Alzheimer’s disease has been with humanity forever. It was first described in 1906 by a psychiatrist named, you guessed, Alois Alzheimer! But the disease had been around so much longer than that. I think most of us have been affected one way or another by this disease. For me it was my grandmother. She spent years suffering from the disease and the rest of us had to suffer through it with it. This was not a very joyous time as you can imagine.
It has been estimated that as many as 27 million people worldwide. Sadder is the idea that those numbers may quadruple by 2050. On a personal note, it could well affect me before 2050 and it is a scary proposition. It was hard facing my grandmother when I knew she had no idea who I was and was often afraid of nearly everything in life. I hope that kind of thing never happens to my family but I do fear it will. Alzheimer’s disease can be a scary thing for all involved.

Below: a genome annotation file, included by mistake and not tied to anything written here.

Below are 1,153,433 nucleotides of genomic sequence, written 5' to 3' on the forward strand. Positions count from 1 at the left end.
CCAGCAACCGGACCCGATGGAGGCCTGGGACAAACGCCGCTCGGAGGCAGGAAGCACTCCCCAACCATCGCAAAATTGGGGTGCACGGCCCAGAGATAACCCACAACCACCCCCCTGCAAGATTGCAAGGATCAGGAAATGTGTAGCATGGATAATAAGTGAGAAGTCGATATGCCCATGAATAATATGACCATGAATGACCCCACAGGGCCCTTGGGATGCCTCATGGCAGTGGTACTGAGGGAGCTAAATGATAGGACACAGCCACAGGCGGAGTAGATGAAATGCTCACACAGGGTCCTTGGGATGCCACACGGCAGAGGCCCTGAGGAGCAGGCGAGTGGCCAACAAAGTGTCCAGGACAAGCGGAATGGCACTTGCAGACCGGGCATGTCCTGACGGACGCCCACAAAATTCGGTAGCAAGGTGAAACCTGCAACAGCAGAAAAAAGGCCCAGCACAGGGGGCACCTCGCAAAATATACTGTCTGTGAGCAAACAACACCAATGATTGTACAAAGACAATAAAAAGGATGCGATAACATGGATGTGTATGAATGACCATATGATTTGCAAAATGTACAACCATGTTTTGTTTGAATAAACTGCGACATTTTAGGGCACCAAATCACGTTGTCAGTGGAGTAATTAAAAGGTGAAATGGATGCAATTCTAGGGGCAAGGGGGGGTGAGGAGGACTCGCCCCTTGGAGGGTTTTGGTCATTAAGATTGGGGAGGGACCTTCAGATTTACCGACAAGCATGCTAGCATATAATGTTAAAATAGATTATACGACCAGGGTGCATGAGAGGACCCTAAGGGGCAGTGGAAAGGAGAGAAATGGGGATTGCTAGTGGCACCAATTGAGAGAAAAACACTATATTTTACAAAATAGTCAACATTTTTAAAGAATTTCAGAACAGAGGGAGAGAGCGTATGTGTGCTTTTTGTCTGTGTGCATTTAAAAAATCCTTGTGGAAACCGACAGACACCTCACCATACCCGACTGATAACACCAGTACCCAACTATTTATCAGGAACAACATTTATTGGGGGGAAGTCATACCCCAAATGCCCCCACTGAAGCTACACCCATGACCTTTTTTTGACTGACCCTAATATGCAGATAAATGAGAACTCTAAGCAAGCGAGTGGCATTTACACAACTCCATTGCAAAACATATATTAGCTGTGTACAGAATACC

For decades we have attempted to find the causes of the disease. Finding the cause might help us find a cure, any cure. For now all one can hope for is to delay the onset of the disease. Science seems to agree that Alzheimer’s disease can be used to maybe reduce the risk or maybe just push back the onset. Intellectual activities include things like reading or playing chess. Also, staying involved in social activities can also help. But do these things cure the disease? Nope.
Brain-derived neurotrophic factor (BDNF) is a phrase that I had never heard of previously. It is apparently a naturally occurring protein. This protein has the ability to either prevent or reverse things like memory loss, cognitive impairment and brain cell deterioration; at least in animal models according to an article in Nature Medicine. Dr. Mark Tuszynski, UC San Diego School of Medicine and neurologist at the Veterans Affairs San Diego Health System.
“The effects of BDNF were potent.” said Dr. Mark Tuszynski. “When we administered BDNF to memory circuits in the brain, we directly stimulated their activity and prevented cell death from the underlying disease.”
This BDNF stuff is produced throughout the life of people. It is produced in the portion of the brain that, oddly enough, supports memory. Could this be the cure we have been looking for?
Nope. Not yet at least. More studies and trials beyond mice and monkeys need to be done. Perhaps BDNF isn’t the panacea we have all been hoping for. If not it’s not then at least we can continue to hold out hope that science is on the right track and will be able to find a cure sooner than later.